Publication: The Global Health Cost of PM2.5 Air Pollution: A Case for Action Beyond 2021
According to the Global Burden of Disease 2019 study, air pollution from fine particulate matter caused 6.4 million premature deaths and 93 billion days lived with illness in 2019. Over the past decade, the toll of ambient air pollution has continued to rise. Air pollution’s significant health, social, and economic effects compel the World Bank to support client countries in addressing air pollution as a core development challenge. This publication estimates that the global cost of health damages associated with exposure to air pollution is $8.1 trillion, equivalent to 6.1 percent of global GDP. People in low- and middle-income countries are most affected by mortality and morbidity from air pollution. The death rate associated with air pollution is significantly higher in low-and lower-middle income countries than in high-income countries. This publication further develops the evidence base for air-quality management through up-to-date estimates of air pollution’s global economic costs. The analyses presented here build on previous cost estimates by the Bank and its partners, as well as on more comprehensive air-quality data from monitoring stations in many cities across the world. By providing monetary estimates of air pollution’s health damages, this publication aims to support policy makers and decision-makers in client countries in prioritizing air pollution amid competing development challenges. Its findings build a robust economic case to invest scarce budgetary resources in the design and implementation of policies and interventions for improving air quality. Such investments will deliver benefits for societies at large, and particularly for vulnerable groups. This publication builds a strong case for scaling up investments for air pollution control in low-and middle-income countries.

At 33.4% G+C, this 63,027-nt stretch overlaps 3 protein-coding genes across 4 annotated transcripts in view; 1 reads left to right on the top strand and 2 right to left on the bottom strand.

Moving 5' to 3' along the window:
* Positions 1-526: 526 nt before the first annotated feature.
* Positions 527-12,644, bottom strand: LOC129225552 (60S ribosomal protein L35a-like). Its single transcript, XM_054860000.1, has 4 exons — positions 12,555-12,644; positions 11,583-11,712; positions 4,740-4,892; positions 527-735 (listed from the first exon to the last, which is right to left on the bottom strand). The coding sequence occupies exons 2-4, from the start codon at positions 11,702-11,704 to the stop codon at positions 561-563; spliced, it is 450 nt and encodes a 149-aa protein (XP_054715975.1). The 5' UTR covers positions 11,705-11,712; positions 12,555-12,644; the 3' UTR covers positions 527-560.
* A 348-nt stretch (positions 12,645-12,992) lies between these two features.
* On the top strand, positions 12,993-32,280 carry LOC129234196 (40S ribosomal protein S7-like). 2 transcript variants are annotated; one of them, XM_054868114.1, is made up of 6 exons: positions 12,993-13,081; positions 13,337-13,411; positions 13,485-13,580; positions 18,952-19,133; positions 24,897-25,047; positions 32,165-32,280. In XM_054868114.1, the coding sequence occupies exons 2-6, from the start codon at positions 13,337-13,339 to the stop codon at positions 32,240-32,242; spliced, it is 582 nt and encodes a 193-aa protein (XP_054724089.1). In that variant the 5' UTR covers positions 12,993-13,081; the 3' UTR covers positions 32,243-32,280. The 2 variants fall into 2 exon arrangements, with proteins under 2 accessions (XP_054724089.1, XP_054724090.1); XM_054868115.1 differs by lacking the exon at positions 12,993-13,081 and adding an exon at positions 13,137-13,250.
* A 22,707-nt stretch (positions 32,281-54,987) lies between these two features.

“World Bank. 2022. The Global Health Cost of PM2.5 Air Pollution: A Case for Action Beyond 2021. International Development in Focus;. © Washington, DC: World Bank. http://hdl.handle.net/10986/36501 License: CC BY 3.0 IGO.”